Updated April 23, 2017 — The Harris County Flood Control District reports that repair costs through March 2017 are $1.25 million. Terry Hershey Park remains closed until construction work is complete.
See also “Commissioner Radack Responds.”
From a distance you could hear the monstrous roar of the heavy equipment in the woods. Following deep, wide tracks smashed into the bare dirt along the bank of Buffalo Bayou, passing large cottonwoods apparently cut to make way for the big equipment, we came across a scene of troubling destruction.
A gigantic articulated 30-ton dump truck with six massive wheels was slowly rolling towards us with a large load of fresh dirt and dripping mud dug up from the bayou bank. Further along a 60-ton excavator on tracks sat on the very edge of the bank, expertly swiveling back and forth, scraping up the dirt bank and dumping it into the truck, scooping up loads of white limestone rock and dropping it in a layer where the excavated bank once was.
We’d seen the eroded bank before the “repairs” began. This damage was far worse.
It didn’t have to be this way.
Frank Smith, Conservationist
A Lifetime of Achievement and Service, Flying, Sailing, Driving with the Top Down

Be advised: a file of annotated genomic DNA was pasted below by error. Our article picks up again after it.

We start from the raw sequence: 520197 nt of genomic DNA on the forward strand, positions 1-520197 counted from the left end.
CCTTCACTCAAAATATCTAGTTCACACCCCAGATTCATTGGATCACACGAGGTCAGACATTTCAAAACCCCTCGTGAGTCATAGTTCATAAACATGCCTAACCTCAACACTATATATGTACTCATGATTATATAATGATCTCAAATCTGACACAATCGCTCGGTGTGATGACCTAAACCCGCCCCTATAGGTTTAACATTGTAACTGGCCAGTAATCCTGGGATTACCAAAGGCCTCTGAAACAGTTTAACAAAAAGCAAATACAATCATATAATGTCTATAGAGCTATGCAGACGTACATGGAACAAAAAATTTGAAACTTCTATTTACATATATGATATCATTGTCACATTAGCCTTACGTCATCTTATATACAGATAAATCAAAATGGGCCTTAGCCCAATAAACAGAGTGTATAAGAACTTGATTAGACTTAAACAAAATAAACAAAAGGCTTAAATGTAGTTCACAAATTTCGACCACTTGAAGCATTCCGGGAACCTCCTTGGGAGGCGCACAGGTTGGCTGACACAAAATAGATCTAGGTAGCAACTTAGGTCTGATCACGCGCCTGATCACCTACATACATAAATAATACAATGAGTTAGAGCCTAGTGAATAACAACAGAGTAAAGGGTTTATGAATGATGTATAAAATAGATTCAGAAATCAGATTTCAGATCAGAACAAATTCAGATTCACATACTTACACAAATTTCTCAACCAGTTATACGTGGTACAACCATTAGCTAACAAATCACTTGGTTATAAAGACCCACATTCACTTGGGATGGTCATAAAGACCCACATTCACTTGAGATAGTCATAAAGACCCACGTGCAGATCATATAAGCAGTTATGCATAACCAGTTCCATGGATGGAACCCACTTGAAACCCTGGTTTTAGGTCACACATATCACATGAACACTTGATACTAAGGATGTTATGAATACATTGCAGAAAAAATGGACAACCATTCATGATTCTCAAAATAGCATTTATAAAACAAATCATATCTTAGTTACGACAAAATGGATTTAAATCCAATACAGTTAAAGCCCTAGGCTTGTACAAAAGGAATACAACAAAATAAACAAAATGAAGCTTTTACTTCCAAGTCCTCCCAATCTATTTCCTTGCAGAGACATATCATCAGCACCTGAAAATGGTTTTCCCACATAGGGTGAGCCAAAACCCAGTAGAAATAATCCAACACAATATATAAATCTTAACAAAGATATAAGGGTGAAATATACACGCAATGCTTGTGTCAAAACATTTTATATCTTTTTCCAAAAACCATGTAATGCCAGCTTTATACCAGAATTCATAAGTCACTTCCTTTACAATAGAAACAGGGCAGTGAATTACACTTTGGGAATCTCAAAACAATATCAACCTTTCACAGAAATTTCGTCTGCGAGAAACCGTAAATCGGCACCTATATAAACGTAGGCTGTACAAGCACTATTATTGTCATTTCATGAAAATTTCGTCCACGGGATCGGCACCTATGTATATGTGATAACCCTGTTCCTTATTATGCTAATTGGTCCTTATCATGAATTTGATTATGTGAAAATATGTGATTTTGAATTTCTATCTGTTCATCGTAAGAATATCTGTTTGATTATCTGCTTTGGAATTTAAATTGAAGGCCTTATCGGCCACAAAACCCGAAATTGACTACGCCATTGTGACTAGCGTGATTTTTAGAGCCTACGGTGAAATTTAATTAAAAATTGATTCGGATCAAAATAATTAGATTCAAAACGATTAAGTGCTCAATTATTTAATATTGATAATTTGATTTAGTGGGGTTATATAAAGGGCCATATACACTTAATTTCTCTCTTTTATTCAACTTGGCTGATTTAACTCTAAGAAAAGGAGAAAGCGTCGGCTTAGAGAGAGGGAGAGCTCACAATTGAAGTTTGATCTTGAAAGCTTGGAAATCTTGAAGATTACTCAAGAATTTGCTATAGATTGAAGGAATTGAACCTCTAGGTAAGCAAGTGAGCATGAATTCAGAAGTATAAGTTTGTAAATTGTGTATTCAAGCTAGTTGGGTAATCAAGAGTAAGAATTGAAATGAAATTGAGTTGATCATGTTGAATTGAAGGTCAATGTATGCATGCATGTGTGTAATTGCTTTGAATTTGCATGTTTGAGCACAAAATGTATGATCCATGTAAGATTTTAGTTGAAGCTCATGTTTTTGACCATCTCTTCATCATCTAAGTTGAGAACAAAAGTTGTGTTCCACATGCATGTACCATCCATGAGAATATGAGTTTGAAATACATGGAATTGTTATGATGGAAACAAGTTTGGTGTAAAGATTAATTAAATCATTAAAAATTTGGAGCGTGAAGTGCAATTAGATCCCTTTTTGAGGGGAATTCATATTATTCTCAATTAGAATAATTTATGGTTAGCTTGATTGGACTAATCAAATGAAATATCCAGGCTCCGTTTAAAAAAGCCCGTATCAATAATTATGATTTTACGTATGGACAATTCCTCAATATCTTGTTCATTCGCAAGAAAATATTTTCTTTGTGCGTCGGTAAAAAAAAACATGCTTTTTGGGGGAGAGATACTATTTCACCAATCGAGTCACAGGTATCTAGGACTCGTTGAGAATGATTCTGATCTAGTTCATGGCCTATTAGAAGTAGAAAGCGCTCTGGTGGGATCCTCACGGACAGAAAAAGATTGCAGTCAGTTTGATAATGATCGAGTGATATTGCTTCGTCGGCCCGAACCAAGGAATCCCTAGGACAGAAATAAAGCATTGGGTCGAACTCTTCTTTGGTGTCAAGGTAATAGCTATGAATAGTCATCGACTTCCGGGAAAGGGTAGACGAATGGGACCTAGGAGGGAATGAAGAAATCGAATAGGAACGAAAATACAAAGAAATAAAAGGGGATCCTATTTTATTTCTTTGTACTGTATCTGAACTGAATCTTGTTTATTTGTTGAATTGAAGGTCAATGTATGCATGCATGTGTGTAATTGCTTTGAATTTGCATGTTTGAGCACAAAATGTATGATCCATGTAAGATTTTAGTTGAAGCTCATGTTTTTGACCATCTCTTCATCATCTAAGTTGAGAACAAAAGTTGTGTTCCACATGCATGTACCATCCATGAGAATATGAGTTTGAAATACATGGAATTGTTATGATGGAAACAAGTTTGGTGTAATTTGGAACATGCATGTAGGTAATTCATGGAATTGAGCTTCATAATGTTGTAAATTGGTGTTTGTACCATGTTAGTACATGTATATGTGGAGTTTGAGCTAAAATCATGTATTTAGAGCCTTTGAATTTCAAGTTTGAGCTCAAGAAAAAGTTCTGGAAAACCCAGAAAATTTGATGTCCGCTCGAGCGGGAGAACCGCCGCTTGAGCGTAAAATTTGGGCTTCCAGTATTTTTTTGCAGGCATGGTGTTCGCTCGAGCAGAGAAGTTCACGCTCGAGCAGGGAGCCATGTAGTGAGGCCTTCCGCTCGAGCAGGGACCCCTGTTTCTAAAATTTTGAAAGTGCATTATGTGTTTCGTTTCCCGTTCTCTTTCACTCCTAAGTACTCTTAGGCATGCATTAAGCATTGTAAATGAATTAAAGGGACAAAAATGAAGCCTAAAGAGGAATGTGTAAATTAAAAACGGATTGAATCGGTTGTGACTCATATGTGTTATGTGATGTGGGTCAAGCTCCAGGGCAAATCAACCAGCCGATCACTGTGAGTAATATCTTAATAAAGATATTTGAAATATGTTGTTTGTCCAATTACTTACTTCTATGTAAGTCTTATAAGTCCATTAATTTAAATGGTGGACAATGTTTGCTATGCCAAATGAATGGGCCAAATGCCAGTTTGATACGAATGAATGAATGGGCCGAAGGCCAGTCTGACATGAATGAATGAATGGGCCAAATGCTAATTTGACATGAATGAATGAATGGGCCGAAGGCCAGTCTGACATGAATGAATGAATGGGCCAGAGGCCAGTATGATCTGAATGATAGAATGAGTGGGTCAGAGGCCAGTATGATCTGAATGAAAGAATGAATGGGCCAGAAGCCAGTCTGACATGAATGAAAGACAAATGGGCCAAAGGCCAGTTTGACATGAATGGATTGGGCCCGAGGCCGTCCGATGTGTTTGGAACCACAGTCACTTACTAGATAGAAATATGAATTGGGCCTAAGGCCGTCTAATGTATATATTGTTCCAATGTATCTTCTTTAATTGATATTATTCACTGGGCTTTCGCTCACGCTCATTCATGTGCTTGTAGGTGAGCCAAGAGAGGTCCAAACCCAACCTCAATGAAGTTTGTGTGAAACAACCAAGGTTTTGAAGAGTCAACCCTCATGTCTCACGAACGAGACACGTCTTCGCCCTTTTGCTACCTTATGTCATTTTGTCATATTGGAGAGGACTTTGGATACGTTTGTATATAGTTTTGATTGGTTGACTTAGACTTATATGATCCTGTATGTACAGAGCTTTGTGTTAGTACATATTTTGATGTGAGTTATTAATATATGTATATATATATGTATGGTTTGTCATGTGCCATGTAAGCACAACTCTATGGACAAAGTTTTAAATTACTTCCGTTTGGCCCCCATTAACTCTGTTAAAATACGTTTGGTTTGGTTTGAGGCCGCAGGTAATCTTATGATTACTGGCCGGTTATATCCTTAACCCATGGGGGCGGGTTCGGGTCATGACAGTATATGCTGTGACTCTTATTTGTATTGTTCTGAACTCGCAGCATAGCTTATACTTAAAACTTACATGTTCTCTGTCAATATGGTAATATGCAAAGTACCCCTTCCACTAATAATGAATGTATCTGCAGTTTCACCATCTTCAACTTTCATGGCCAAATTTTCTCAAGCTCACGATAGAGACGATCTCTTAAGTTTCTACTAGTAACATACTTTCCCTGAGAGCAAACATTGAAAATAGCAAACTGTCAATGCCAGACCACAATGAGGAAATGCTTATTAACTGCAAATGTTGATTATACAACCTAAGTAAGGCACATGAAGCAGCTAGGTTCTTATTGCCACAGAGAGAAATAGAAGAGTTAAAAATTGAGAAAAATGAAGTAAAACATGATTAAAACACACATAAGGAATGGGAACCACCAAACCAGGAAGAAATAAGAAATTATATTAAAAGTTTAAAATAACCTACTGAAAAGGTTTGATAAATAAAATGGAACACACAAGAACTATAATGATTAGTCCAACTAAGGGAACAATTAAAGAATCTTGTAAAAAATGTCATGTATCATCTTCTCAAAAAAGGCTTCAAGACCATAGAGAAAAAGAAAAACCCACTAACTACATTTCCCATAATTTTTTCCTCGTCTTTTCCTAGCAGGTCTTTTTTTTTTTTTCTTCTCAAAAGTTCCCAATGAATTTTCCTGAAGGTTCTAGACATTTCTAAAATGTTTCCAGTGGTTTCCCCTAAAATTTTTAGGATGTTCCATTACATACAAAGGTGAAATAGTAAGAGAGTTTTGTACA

Update April 7, 2023
Frank Smith has finally escaped this earth. He passed away peacefully at his home in Houston on Thursday, April 6. He was 101.
“Just say ‘Frank Smith croaked,’” he joked to his wife of 42 years, Katherine Bel Fay Sadler Smith.
In 2021 the Lone Star chapter of the Sierra Club recognized Smith’s lifetime of environmental activism with the Evelyn R. Edens award for river conservation.
October 16, 2016
The year was 1933. Frank Smith was twelve years old and he had just climbed to the 14,255-foot summit of Long’s Peak while at Camp Audubon in Colorado.
It’s an achievement that still makes him proud. But more importantly, being in the snow-capped Colorado mountains changed the perspective of a young boy born and raised in a flat, humid city, albeit in one of the leafiest, most privileged neighborhoods in Houston.
“They made us pay attention to the flowers and the trees, and study and identify the mammals,” he recalls of his summers at Camp Audubon. “It was the first time my attention was directed toward natural things.” He had learned “a lot of other things,” he says. “But I had never been taught anything about the natural world.”
Those fortunate summers in the Rocky Mountain high forest wilderness during the Great Depression set Smith on a remarkable path of conservation and environmentalism. He read the books of John Muir, founder of the Sierra Club in 1892, including The Mountains of California. That path would lead Smith to found and lead numerous organizations, most recently Save Buffalo Bayou, that have helped protect and preserve bayous and streams, including Buffalo and Armand bayous, Galveston Bay and its estuaries, and create public park lands around the state of Texas. He would work with virtually all of the region’s prominent conservationists, all of them becoming close personal friends. Some of them had been friends since childhood.